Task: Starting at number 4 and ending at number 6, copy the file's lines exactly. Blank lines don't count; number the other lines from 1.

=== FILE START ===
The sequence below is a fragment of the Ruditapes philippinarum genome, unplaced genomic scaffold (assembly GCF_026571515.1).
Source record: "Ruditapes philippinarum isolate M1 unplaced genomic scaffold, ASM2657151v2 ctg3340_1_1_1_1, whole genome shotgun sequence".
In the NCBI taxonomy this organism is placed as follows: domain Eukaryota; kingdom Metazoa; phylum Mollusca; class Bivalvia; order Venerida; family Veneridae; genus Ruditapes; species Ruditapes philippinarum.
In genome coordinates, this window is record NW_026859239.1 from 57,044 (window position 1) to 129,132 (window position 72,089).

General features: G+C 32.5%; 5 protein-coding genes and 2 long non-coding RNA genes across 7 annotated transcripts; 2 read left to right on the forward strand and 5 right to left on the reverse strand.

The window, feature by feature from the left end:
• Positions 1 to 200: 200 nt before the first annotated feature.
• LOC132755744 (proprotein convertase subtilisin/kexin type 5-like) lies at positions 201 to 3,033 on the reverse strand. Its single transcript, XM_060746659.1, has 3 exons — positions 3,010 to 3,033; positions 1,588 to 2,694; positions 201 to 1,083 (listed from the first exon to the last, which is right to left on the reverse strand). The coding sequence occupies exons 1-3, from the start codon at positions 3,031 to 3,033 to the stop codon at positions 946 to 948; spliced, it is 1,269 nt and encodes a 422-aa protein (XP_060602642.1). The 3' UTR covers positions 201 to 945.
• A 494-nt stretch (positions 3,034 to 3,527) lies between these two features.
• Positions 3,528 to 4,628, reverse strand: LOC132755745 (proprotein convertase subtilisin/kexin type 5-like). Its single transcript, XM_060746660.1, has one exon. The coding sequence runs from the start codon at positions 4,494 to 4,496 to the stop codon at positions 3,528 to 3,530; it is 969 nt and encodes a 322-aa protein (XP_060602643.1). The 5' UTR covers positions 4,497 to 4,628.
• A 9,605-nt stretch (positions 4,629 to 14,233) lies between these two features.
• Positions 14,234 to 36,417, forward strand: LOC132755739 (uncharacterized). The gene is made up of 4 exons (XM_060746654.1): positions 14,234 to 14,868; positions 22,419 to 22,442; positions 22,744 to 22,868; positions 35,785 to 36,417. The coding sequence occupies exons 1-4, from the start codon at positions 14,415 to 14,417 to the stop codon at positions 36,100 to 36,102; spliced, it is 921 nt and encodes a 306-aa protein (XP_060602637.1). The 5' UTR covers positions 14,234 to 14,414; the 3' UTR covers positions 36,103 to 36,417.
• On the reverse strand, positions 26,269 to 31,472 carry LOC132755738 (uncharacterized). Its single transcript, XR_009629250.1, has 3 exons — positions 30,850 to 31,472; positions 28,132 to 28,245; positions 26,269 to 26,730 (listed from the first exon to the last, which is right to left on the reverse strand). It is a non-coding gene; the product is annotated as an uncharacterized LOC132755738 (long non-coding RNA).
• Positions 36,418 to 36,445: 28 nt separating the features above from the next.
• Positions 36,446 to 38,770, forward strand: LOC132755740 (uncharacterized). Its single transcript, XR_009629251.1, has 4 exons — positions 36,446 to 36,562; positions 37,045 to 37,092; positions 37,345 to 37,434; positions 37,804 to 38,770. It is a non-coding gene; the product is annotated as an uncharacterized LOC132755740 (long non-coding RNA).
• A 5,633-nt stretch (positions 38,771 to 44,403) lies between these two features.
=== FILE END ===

In genome coordinates, this window is record NW_026859239.1 from 57,044 (window position 1) to 129,132 (window position 72,089).

General features: G+C 32.5%; 5 protein-coding genes and 2 long non-coding RNA genes across 7 annotated transcripts; 2 read left to right on the forward strand and 5 right to left on the reverse strand.

The window, feature by feature from the left end: